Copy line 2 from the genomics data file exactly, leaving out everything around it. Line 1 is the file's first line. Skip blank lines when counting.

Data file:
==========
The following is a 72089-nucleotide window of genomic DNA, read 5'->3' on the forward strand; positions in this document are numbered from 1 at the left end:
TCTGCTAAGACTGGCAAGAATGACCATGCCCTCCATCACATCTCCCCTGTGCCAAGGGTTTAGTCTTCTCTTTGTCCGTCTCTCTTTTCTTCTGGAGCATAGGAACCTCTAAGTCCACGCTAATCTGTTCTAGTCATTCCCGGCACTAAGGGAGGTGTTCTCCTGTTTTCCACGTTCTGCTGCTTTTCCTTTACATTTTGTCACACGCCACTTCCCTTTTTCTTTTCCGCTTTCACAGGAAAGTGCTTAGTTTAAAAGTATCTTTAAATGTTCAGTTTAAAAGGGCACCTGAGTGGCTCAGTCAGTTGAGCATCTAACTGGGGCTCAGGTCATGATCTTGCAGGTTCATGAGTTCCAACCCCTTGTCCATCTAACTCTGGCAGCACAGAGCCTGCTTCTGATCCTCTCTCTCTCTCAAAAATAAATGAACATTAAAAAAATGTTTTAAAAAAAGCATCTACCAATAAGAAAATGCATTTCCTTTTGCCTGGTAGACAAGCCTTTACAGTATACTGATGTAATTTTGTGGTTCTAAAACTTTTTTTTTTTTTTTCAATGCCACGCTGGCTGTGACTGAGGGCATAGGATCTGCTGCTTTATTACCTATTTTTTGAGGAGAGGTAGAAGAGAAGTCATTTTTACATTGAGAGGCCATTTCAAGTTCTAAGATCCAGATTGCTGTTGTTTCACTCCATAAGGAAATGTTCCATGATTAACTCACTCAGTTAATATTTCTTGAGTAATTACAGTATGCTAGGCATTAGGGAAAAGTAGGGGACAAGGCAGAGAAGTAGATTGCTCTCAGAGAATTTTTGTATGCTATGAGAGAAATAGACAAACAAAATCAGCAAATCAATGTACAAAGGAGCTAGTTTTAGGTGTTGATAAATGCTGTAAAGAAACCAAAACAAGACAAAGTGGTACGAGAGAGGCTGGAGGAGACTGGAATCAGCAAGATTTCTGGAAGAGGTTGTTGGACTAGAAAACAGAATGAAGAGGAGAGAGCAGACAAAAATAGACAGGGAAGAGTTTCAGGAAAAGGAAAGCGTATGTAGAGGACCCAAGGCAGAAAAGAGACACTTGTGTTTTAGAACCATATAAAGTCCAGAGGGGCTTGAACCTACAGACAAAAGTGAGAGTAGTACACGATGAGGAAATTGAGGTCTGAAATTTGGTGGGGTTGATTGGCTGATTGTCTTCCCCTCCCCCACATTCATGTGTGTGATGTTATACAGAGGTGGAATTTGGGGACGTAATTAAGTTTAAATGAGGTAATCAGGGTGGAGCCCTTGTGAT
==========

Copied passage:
TCTGCTAAGACTGGCAAGAATGACCATGCCCTCCATCACATCTCCCCTGTGCCAAGGGTTTAGTCTTCTCTTTGTCCGTCTCTCTTTTCTTCTGGAGCATAGGAACCTCTAAGTCCACGCTAATCTGTTCTAGTCATTCCCGGCACTAAGGGAGGTGTTCTCCTGTTTTCCACGTTCTGCTGCTTTTCCTTTACATTTTGTCACACGCCACTTCCCTTTTTCTTTTCCGCTTTCACAGGAAAGTGCTTAGTTTAAAAGTATCTTTAAATGTTCAGTTTAAAAGGGCACCTGAGTGGCTCAGTCAGTTGAGCATCTAACTGGGGCTCAGGTCATGATCTTGCAGGTTCATGAGTTCCAACCCCTTGTCCATCTAACTCTGGCAGCACAGAGCCTGCTTCTGATCCTCTCTCTCTCTCAAAAATAAATGAACATTAAAAAAATGTTTTAAAAAAAGCATCTACCAATAAGAAAATGCATTTCCTTTTGCCTGGTAGACAAGCCTTTACAGTATACTGATGTAATTTTGTGGTTCTAAAACTTTTTTTTTTTTTTTCAATGCCACGCTGGCTGTGACTGAGGGCATAGGATCTGCTGCTTTATTACCTATTTTTTGAGGAGAGGTAGAAGAGAAGTCATTTTTACATTGAGAGGCCATTTCAAGTTCTAAGATCCAGATTGCTGTTGTTTCACTCCATAAGGAAATGTTCCATGATTAACTCACTCAGTTAATATTTCTTGAGTAATTACAGTATGCTAGGCATTAGGGAAAAGTAGGGGACAAGGCAGAGAAGTAGATTGCTCTCAGAGAATTTTTGTATGCTATGAGAGAAATAGACAAACAAAATCAGCAAATCAATGTACAAAGGAGCTAGTTTTAGGTGTTGATAAATGCTGTAAAGAAACCAAAACAAGACAAAGTGGTACGAGAGAGGCTGGAGGAGACTGGAATCAGCAAGATTTCTGGAAGAGGTTGTTGGACTAGAAAACAGAATGAAGAGGAGAGAGCAGACAAAAATAGACAGGGAAGAGTTTCAGGAAAAGGAAAGCGTATGTAGAGGACCCAAGGCAGAAAAGAGACACTTGTGTTTTAGAACCATATAAAGTCCAGAGGGGCTTGAACCTACAGACAAAAGTGAGAGTAGTACACGATGAGGAAATTGAGGTCTGAAATTTGGTGGGGTTGATTGGCTGATTGTCTTCCCCTCCCCCACATTCATGTGTGTGATGTTATACAGAGGTGGAATTTGGGGACGTAATTAAGTTTAAATGAGGTAATCAGGGTGGAGCCCTTGTGAT